Friday, August 14, 2009

Here's my Question

[One of them,anyway]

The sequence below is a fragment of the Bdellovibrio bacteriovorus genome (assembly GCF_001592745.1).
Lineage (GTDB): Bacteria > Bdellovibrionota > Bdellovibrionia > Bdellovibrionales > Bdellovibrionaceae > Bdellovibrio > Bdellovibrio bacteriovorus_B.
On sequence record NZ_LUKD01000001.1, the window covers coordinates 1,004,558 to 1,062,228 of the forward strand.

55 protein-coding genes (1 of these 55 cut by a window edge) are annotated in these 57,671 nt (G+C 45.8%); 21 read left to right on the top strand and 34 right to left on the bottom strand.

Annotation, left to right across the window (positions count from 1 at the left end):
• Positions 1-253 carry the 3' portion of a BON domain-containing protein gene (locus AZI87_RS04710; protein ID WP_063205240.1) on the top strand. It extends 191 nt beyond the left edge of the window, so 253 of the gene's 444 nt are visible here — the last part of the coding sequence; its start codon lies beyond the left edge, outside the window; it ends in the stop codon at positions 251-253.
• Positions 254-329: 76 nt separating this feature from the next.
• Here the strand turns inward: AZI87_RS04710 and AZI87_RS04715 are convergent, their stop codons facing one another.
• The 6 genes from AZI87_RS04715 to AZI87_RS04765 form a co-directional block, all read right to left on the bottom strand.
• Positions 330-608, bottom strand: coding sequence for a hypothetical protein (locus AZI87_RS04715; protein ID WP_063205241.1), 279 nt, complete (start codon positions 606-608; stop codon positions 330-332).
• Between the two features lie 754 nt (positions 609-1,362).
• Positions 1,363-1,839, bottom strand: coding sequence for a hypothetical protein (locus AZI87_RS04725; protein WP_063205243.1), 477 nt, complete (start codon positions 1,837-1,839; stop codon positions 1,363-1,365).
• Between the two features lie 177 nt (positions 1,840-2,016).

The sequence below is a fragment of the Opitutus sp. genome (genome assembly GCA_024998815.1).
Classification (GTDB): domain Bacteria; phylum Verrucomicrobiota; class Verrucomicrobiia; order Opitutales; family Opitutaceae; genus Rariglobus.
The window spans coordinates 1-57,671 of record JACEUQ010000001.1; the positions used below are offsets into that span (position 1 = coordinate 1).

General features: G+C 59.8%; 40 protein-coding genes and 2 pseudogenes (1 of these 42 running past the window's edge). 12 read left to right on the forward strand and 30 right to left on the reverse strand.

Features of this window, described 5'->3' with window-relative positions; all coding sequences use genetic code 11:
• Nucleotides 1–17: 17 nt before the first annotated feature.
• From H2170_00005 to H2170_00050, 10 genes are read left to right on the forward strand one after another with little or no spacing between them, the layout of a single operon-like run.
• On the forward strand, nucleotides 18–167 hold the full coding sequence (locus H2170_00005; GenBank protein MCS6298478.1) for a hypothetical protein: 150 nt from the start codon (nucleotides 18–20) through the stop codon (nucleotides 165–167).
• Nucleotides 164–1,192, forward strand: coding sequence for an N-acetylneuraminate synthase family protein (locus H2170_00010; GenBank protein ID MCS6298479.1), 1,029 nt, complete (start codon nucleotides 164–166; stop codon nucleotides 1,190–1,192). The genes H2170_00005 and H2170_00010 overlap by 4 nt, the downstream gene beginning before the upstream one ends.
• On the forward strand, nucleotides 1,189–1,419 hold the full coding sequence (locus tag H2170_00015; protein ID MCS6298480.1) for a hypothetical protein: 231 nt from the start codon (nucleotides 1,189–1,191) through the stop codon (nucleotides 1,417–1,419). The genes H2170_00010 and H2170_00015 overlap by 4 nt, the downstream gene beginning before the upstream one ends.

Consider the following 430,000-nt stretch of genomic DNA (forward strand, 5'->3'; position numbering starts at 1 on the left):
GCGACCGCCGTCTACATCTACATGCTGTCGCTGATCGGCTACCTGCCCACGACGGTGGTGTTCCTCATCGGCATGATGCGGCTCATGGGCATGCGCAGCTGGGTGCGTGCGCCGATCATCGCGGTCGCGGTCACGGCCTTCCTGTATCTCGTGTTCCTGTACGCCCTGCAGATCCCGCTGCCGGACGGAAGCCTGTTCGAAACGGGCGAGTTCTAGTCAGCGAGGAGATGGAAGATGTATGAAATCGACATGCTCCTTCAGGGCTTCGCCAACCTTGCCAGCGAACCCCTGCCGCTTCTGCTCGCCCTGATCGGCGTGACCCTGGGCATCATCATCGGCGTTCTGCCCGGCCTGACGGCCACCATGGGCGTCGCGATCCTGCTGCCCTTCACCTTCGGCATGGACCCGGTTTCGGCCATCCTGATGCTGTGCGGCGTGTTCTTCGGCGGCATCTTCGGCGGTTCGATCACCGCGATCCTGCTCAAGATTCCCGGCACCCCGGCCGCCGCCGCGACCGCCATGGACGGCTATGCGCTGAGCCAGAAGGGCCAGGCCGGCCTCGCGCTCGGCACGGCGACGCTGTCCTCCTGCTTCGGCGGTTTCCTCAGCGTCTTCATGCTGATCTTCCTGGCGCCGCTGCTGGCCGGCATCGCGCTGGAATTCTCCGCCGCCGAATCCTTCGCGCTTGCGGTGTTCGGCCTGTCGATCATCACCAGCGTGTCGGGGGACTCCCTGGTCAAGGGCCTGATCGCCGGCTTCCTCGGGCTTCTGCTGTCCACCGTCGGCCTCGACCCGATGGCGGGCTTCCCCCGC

I love the sight of the setting sun lighting up the dried husks of wild grasses as if they were made of porcelain. Now we know [we potters,that is] that the ash from such grasses and stalks is rich in silica - rice husk ash,according to Phil Rogers' book on ash glazes,contains an astonishing 94% silica [it's the basis for the Japanese/Mashiko Nuka glaze],and wheat straw 67%. Since silica,with a pinch or two of other minerals,gives us glass [and porcelain] and seems to be alone in the mineral world in its attribute of translucency,I wonder whether the translucence of those husks in the setting sun is due to their silicate nature. So far I have asked a couple of chemists,a passing nuclear physisist and friends ceramic and/or intelligent. Not that I am in any hurry to find an answer;meanwhile I'm just enjoying the question.


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